I have a friend who would rather drink cheap wine, walk through an abandoned house at midnight, and step on a rusty nail (which he did, in high school, but that’s another story) than wear or own anything marked by a monogram.
“Well, that’s just downright silly.” You might say. “How will he know which silk bathrobe is his?” Fair question.
Thing is, down here, we stitch our initials on everything. You don’t have to live or be from The South to enjoy an interlocking circular script embroidered on your beach tote, but let’s just agree that we Southerners are the ones that made it a finer thing in life*. And the rest of ya’ll just stole our idea*. From pacifiers to dining chair upholstery to tackle boxes, if it has a surface, we’ll find a way to put our initials on it. You see a simple linen table runner, we see a grand opportunity. Oh, yes. We will monogram the shit out of that.
I visited a local gift shop today, one that embroiders monograms on just about anything. It was suggested to me by a friend. The owner knows my friend and we talked about how our mutual friend is so lovely while my two sons pretended to beat each other up in the pretty-smelling soap section. And this new lovely lady and I pretended that I didn’t have sons, that those two turkeys in the other room must belong to some other uncivilized woman hiding behind the spring-colored Corkcicle tumblers. I was enjoying my conversation about thread color and letter position and font and how “sweet” the gifts I was buying are and how nice they will look once they are monogrammed. She wrote down my selections and I glanced over to those children who actually are my children and told them with my eyes, “YOU WILL DIE IF YOU MAKE A SCENE IN THIS LOVELY WOMAN’S STORE. I AM DOING LOVELY LADY THINGS AND BOTH OF YOU ARE BOY MONSTERS WITH LOTS OF ARMS AND LEGS. CONTROL YOURSELVES.” But they did not heed my stare. They acted like fools on parade holding up compact mirrors and singing about how beautiful they are, yelling at me from the children’s corner (that was, of course, so divinely decorated as if children are as precious as the things in the corner and not the hogs rolling in refuse that I know them to truly be with the exception of one particular child – maybe) about how they want this THING. And can I add this THING to their list? They ask because I will not buy them things willy-nilly in every store we go in. I’m supposed to keep lists for birthdays and Christmas. I do not actually keep lists for either of them. I might feel bad about that one day. Probably not.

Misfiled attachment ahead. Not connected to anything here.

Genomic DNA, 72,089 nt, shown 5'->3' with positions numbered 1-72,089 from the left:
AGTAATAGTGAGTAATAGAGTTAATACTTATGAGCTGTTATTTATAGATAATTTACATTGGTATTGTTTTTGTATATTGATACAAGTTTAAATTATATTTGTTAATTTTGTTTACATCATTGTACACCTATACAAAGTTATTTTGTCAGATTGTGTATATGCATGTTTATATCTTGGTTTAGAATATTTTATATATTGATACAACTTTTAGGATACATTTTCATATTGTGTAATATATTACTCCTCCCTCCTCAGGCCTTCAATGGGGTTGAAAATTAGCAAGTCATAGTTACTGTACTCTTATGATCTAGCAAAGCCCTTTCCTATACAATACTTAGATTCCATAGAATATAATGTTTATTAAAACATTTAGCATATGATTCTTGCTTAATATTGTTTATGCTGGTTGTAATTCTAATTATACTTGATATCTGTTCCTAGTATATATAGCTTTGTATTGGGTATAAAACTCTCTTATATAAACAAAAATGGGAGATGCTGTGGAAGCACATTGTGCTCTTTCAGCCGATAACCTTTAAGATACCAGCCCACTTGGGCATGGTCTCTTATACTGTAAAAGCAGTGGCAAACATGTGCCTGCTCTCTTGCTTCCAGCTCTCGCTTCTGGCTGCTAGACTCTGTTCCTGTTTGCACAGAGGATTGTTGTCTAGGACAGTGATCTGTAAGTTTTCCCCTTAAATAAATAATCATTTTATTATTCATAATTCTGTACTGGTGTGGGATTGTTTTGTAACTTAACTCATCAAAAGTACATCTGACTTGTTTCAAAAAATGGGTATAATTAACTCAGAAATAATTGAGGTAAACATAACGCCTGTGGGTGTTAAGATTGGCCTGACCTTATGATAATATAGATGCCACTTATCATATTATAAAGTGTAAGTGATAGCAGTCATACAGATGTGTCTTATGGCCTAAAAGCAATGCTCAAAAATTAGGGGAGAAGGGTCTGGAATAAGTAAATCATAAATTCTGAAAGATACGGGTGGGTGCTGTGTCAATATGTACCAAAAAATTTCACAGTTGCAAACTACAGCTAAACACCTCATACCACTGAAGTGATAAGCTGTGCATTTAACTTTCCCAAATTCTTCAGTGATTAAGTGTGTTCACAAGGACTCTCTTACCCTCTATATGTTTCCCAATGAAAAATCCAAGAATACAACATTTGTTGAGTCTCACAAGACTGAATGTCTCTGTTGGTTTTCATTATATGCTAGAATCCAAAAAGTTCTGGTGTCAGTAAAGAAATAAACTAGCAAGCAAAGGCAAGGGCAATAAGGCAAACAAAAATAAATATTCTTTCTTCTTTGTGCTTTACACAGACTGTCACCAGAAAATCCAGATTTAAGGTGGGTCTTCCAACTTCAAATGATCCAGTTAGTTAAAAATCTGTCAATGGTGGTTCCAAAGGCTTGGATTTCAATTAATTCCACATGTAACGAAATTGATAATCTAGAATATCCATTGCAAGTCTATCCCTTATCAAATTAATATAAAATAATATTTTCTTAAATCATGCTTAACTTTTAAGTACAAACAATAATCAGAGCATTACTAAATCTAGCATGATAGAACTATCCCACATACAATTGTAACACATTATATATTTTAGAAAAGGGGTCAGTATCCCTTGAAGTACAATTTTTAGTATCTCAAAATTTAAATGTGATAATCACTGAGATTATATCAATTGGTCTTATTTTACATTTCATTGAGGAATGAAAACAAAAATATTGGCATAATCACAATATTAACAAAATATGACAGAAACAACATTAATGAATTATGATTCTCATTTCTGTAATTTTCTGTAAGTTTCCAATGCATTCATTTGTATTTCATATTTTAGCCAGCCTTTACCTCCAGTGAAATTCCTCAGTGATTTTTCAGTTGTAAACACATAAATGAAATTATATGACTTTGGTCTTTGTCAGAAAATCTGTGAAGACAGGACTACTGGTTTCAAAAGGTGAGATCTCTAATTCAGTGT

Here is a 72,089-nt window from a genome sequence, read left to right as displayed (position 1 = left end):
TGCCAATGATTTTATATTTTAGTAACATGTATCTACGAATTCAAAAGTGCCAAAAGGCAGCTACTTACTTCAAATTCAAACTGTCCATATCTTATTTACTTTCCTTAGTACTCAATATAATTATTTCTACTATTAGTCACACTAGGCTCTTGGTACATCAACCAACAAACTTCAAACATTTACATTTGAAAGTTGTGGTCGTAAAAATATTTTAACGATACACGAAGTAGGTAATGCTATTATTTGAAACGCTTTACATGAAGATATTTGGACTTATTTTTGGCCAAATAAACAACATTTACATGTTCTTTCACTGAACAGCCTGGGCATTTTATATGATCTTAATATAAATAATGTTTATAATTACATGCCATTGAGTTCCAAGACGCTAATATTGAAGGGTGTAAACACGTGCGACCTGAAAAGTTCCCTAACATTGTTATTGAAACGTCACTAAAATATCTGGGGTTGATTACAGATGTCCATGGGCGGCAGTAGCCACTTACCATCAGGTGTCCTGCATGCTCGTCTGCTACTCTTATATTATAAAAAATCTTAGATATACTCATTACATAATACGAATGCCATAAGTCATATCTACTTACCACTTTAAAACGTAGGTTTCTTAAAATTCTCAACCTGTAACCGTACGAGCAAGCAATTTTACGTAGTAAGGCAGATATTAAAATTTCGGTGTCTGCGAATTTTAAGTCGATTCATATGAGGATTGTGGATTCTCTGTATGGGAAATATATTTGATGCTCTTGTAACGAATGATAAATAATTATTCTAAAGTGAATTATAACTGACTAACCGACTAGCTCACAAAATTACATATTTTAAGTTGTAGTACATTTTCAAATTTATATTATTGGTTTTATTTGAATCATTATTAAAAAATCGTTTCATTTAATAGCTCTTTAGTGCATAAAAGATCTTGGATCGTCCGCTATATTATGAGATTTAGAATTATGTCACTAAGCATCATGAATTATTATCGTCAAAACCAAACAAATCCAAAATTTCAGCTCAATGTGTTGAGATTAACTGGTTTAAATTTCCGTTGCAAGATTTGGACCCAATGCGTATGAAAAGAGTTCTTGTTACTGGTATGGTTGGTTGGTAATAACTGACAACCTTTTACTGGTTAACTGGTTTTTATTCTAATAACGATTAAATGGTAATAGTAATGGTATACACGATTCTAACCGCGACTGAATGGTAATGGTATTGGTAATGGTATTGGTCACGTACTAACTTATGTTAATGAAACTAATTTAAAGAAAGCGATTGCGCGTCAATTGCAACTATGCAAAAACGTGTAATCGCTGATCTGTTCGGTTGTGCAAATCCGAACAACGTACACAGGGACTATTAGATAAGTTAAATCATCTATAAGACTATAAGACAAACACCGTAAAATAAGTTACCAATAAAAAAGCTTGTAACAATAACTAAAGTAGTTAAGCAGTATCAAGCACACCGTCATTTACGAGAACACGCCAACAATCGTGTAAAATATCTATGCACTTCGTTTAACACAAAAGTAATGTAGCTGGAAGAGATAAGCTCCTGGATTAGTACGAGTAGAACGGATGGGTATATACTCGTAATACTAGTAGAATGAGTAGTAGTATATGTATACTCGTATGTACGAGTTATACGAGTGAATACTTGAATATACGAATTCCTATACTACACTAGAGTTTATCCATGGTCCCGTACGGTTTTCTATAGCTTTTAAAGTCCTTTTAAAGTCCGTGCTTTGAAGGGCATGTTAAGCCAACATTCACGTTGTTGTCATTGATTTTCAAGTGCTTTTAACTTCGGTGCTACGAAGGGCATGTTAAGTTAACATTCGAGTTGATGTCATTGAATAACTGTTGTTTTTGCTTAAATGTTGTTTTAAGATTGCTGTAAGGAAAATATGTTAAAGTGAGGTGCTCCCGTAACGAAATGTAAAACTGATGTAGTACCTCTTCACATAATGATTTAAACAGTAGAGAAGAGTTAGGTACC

I wanted to stay and pick out stationery. I wanted to sit and thumb through the hand-painted notes. I stood by the scented lotions. I paused to admire the zen-like sayings printed on a display of cards: “You are capable of greatness”, “Mind over matter”, “Remember to let go of the small things.” I forced myself to check on my children. My four-year-old is straddling an umbrella making farting noises and my six-year-old is telling me about the special jewels in a bracelet, their powers, which somehow lead him to the topic of death.
And I think, “What if the small things are all I can hold?”
So, I call my boys and they slip their hands in mine and we say goodbye to our new friend.
*I have no evidence of this.
**This, I also cannot prove.